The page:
Manwaring subsequently designed two curved, 13 x 95-foot signs that were erected on the rooftop of the 17-story building. Each of the 54,.000-lb. signs were lifted into place by a 350-to crane. Each has a 158-degree radius. The full story appears in the March 2000 issue of Signs of the Times magazine.
In luly 1997, Signs of the Times magazine received a fax from the late Andrew Bertucci, the Executive Director of the United States Sign Council (USSC). Through a chance conversation with an engineer, he heard about a proposed International Zoning Code (IZC) that was being considered by the International Code Council (ICC) and the Building Officials and Code Administrators International (BOCA). Chapter 10 in this IZC specifically addressed signs, with the following regulations. (No one from the sign industry was notified of the public hearing, nor the Final Action Hearings slated for September and October 1997.)
Freestanding signs in commercial areas would be limited to 40 square feet.
Projecting signs could not exceed 64 square feet.
Lighting for sign would be limited to internal illumination and exterior floodlights. Visible lighting sources such as exposed neon were prohibited.
Roof-mounted signs would be prohibited.
Portable signs, banners and pennants would only be permitted as temporary signs.
Billboards would be limited in height to 36 feet above grade and a maximum of 300 square feet.
Freestanding signs within 15 feet of the property line could not exceed 15 feet in height. For each 1 foot further back, 2 feet of height could be added, up to a maximum of 36 feet. Freestanding signs on abutting properties must be at least 50 feet apart.
Legal, nonconforming signs that would require alterations in excess of 25% of the sign's value would need to conform to all new regulations.
At the time, Signs of the Times Technical Editor Bill Dundas (currently an FASI board member) observed, "In my 20 years of dealing with a wide variety of municipal sign codes, this is the first time I've seen such a large-scale effort to override local autonomy."
After the ICC agreed to postpone the IZC for further review, the related, but separate, International Building Code issued proposed signage regulations throughout various chapters. In contrast to the IZC, it was considered "advisory," and not a mandate.
Chapter 4 restricted the size of plastic panels and signs in covered shopping malls. Chapter 15 (rooftop structures) restricted the sign height and prohibited illuminates signs. The most restrictive chapter, 26, on "plastics," said all internally illuminated signs and all awnings would be prohibited.
Subsequently, three (now deceased) members of the sign industry -- Bertucci; Kirk Brimley (for whom the International Sign Association has named its highest honor) and Phoenix attorney David Jones -- used USSC and ISA model codes to write some suggested changes. With two minor exceptions, their changes were accepted in total, including a definitions section with more than 60 items. In many sign codes, the definitions are more important that the rest of the sign code. This conclusion is documented in the January 2000 issue of Signs of the Times magazine.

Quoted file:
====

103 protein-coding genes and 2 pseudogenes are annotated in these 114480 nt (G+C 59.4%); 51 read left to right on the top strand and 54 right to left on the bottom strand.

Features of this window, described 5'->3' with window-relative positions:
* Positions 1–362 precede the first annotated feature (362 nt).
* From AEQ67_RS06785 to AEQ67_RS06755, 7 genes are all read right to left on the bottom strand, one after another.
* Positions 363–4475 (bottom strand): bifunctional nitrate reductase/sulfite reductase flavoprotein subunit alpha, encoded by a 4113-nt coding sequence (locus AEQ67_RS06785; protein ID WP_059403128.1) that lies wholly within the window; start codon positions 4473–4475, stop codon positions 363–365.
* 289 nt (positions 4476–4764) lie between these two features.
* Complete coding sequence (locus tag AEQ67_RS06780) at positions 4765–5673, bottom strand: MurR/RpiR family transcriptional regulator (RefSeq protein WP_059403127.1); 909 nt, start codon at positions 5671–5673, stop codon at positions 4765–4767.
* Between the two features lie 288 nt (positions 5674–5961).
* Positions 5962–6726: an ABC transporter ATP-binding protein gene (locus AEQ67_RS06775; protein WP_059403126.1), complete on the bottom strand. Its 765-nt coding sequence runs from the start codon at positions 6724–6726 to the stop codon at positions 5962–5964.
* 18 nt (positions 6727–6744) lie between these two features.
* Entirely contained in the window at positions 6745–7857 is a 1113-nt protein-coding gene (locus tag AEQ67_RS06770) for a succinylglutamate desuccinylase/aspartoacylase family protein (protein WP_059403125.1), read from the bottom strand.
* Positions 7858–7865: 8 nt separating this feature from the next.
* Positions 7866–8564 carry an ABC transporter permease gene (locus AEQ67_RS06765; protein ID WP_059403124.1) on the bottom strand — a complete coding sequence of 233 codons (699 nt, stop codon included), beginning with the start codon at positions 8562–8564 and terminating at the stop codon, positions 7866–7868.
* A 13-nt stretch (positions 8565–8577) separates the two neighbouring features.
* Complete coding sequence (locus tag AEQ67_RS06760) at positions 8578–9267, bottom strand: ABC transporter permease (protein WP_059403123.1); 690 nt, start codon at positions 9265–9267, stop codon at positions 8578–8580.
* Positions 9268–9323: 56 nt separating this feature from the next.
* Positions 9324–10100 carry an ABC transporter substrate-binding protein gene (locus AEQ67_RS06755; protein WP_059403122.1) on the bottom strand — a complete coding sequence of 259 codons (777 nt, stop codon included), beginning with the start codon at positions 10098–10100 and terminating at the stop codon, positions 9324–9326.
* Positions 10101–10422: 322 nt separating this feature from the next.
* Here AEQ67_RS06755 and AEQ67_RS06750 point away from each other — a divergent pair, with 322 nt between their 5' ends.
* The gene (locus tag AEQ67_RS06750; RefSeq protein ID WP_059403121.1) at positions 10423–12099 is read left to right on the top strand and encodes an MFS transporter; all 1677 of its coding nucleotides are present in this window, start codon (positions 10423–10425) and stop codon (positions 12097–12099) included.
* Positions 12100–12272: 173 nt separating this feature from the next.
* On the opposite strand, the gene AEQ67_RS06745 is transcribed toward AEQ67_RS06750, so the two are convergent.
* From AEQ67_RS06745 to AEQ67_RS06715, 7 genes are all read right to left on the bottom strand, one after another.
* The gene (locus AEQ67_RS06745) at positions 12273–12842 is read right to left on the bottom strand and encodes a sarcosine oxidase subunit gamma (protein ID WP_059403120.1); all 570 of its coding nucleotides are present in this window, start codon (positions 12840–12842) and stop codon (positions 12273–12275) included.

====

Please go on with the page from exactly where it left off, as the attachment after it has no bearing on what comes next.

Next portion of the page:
in 1985, the city of Santa Monica, California passed a new sign code that banned all pole signs. This legislation included a 15-year amortization schedule, which meant all of the legal, non-conforming signs would have to be removed in 2000. An article in the May 1999 issue of Signs of the Times magazine stated that this involved 825 pole signs in a community that had 1718 businesses. The article states that an architect, who helped craft the sign code, said "The newer signs are small and in good taste. They should not have to compete with big signs that are in bad taste."
In 2016, according to the current sign code, https://www.smgov.net/uploadedFiles/Departments/HED/Economic_Development/Permits_and_Licenses/FINAL%20signage%20flyer%20for%20SM%20businesses.pdf, pole signs and roof signs are still banned. Banners, flags and pennants are likewise banned if they contain "advertising commercial content." How this would hold up in light of the Reed v. Gilbert SCOTUS decision is unknown.
The code does allow legal, non-conforming signs to be "grandfathered," (allowed to remain) if they are deemed "meritorious."
A year later, the town backtracked a bit and said nonconforming signs would only need to be removed in "development areas," because it determined just compensation wasn't required there. The Meritorious Sign Task Force established more specific criteria for "historically" and "artistically significant." At an initial meeting, 21 signs were deemed worthy of meritorious consideration. Three months later, 93 signs were officially considered meritorious.
Then, another 55 companies appealed to be considered meritorious, and of these 21 were upheld, which brought the final total to 114 companies. A full report appears in the May 2000 issue of Signs of the Times magazine.